This was a rule the NFL developed in part after Brady suffered a torn ACL from a low blow in 2008. However, the hit was legal, and if you have any doubts, you can note that Brady himself never he asked Wrolstad for punishment.

Was it really roughing the passer?

Las Vegas Raiders-Cincinnati Bengals, Wild Card Round – 1:51 left in fourth quarter

What happened: Bengals defensive end Khalid Kareem made contact with Raiders quarterback Derek Carr after Carr threw a 15-yard pass to running back Josh Jacobs.

How was it resolved: Referee Jerome Boger threw a rough handkerchief at the passer. The extra 15 yards gave the Raiders a 30-yard gain in total, putting the ball at the Bengals 35-yard line as the Raiders drove for what could have been the tying (or winning) touchdown.

Analysis: The NFL has moved dramatically over the years to protect quarterbacks, creating rules that prohibit them from being hit hard in the head or neck area, as well as below the knee, when they are on the pitch. in the protection bag or in a defenseless position.

Boger did not specify why the bandana was thrown, but at best, it appeared Kareem’s right shoulder or arm brushed Carr’s helmet. It would be up to Boger at that point to determine if that contact was “forced.” He’s not tasked with taking the game situation into account, but I’d like to see any call be obvious to the viewer, whether it’s in the fourth quarter of a playoff game or the first quarter of Week 1.

Carr did what he should have done; He explained his case to Boger, throwing his head back and pointing to his helmet. It’s always possible that another angle would show stronger contact, but from what we could see on replay, it didn’t.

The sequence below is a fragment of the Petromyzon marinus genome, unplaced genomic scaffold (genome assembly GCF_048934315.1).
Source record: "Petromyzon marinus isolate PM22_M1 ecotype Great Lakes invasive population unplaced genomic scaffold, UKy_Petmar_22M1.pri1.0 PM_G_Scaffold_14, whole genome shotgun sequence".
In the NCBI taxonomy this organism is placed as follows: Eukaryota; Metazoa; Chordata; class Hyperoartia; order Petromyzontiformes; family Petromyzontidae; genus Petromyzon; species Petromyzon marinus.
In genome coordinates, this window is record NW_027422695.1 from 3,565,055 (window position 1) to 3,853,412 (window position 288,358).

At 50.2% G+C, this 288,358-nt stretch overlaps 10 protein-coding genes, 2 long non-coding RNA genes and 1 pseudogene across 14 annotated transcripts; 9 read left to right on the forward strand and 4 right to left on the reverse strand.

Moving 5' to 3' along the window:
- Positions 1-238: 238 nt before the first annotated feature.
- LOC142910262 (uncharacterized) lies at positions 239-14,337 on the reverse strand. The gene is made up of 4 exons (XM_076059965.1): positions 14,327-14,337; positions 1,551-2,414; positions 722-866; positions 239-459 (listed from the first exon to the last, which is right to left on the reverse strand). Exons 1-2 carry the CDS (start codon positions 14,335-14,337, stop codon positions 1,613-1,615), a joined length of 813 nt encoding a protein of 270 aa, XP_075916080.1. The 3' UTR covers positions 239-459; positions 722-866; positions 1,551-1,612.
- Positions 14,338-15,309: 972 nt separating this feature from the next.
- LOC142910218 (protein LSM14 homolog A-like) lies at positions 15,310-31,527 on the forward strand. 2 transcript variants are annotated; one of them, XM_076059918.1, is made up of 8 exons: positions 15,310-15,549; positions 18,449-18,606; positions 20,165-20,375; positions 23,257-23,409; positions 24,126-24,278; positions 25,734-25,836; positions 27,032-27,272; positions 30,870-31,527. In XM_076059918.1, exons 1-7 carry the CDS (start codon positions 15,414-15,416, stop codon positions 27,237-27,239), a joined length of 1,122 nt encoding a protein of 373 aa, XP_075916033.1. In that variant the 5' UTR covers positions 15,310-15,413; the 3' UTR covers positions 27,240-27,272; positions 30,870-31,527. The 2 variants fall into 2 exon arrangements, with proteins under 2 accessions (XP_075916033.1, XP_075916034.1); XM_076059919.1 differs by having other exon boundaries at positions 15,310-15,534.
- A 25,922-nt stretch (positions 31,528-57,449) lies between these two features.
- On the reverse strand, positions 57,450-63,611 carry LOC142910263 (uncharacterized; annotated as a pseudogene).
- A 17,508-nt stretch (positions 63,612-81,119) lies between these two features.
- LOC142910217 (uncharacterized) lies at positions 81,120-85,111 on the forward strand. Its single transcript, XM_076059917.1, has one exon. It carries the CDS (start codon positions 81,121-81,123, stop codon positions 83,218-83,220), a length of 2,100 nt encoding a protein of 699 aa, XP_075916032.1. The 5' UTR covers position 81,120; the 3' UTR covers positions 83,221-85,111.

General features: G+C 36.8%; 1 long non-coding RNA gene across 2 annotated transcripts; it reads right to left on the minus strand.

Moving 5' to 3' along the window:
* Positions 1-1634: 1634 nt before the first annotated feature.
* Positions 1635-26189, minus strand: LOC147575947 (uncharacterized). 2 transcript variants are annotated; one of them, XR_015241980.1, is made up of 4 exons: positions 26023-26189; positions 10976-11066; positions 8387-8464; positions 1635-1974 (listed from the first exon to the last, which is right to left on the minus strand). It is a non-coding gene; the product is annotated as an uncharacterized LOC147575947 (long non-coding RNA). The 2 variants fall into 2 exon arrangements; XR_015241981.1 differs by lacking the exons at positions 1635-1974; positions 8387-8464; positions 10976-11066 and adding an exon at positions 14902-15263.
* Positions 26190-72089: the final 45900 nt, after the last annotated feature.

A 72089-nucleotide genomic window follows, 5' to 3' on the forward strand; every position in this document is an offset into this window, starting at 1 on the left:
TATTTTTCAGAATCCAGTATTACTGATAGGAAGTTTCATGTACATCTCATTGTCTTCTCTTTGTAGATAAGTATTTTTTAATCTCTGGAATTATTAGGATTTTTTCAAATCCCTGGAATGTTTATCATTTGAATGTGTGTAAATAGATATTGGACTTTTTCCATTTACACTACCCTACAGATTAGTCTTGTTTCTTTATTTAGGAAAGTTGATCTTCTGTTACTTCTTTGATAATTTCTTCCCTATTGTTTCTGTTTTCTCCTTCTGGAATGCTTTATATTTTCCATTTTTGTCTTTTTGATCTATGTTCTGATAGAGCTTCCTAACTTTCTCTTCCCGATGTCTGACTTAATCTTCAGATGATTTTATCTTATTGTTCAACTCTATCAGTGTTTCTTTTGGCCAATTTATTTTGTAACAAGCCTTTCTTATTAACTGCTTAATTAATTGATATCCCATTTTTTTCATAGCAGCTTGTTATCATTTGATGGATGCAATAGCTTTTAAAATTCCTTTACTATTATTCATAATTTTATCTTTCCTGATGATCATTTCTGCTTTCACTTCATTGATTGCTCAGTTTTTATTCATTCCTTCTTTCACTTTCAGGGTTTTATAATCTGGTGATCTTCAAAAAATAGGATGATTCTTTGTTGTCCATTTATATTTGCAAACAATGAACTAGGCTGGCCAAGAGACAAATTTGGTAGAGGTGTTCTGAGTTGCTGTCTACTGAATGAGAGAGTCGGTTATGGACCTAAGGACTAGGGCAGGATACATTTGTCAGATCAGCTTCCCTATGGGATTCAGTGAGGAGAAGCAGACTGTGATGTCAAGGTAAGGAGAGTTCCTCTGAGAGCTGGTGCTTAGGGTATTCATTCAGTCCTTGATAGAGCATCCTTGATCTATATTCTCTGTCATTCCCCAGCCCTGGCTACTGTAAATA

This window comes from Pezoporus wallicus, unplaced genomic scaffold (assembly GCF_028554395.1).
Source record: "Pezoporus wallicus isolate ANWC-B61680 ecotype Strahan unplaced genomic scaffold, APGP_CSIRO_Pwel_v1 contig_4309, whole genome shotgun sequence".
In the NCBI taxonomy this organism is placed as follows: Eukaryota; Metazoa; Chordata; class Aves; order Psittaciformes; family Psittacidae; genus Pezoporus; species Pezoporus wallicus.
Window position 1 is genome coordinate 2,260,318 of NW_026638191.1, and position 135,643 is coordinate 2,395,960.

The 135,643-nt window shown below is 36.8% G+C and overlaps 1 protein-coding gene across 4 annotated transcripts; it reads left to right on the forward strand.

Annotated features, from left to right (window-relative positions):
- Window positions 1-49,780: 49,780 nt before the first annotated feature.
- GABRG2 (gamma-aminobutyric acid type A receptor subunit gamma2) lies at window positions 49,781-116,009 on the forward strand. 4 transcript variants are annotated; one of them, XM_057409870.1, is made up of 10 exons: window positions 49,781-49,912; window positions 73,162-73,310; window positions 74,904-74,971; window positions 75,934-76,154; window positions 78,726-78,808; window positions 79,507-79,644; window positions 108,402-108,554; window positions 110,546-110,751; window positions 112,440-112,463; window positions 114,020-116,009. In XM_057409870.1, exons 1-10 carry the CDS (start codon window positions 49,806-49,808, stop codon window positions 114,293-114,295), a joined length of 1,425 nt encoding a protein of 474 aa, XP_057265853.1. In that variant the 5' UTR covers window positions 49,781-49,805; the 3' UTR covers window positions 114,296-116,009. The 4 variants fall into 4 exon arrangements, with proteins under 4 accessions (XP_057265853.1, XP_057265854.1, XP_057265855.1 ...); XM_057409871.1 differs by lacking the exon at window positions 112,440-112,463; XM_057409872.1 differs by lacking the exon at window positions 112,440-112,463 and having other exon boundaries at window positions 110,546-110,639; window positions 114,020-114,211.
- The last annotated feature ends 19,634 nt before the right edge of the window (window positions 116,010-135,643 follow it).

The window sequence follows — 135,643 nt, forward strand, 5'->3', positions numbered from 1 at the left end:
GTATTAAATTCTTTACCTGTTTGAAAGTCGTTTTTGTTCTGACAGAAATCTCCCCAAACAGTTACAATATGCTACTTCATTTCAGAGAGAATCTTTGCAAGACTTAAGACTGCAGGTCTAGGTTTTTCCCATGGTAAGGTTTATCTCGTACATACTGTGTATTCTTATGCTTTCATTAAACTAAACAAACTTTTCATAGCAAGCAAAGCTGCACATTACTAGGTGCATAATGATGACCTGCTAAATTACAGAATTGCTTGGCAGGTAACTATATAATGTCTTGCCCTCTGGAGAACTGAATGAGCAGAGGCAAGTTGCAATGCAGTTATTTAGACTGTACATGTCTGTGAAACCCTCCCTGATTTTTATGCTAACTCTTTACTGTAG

A bad whistle in the Bengals scoring

Raiders-Bengals, Wild Card Round – 1:15 remaining in the second quarter.

What happened: Bengals quarterback Joe Burrow walked to the right sideline on his third down when he was at the Raiders 10-yard line. With the ball in the air, a whistle was heard on the source broadcast. Then Bengals wide receiver Tyler Boyd caught the pass and scored.

How was it resolved: After a lengthy discussion by the officials, led by referee Jerome Boger, the play was marked as a touchdown.

Analysis: Unless the whistle came from the crowd or from somewhere other than the seven officials on the field, this didn’t have to be a touchdown. There are two options. The whistle was intended to declare Burrow off the field, or it was an inadvertent whistle. In either case, NFL rules require the play to end at the whistle.

NFL Rule 7, Section 2, Article 1(m) states: “When an official erroneously blows the whistle while the ball is still in play, the ball is immediately dead.” In this case, the rule goes on to say: “If the ball is in the player’s possession, the team in possession may elect to put the ball in play where the play was declared dead or replay the play.”

So the score shouldn’t have counted and the play had to be replayed. It is not reviewable. Players often stop playing when they hear the whistle and it is unfair to allow action after the whistle to count.

A similar play occurred during a 2015 game between the New England Patriots and the Buffalo Bills. In that case, official Gene Steratore correctly stopped the play, even as Patriots wide receiver Danny Amendola was running upfield, but misplaced the ball where Amendola was when the whistle blew.

Raiders exit from the 2-yard line after the receiver leaves the field

Raiders-Bengals, Wild Card Round – 1:18 left in the first quarter

What happened: Raiders kick returner Peyton Barber grabbed the ball, which was bouncing near the sideline, and went out of bounds at the 2-yard line.

How was it resolved: Barber was called out at the 2-yard line and put the Raiders in awful field position for his third possession of the game.

Analysis: Barber was trying to take advantage of a little-known rule in the NFL in an effort to drive the ball to the 40-yard line. What he wanted to do was get off the field and then touch the ball. When a ball touches a player after he has gone out, the ball is declared out of bounds at that point. If Barber had left the field first, the Bengals would have been penalized for an outfield kick and, by rule, official Jerome Boger would have put the ball at the 40-yard line. ruled that he stayed with him when he came out at the 2-yard line.

Multiple teams have tried to take advantage of this rule in recent years, deliberately walking off the field and then touching the ball, most notably the Green Bay Packers’ Randall Cobb in 2021.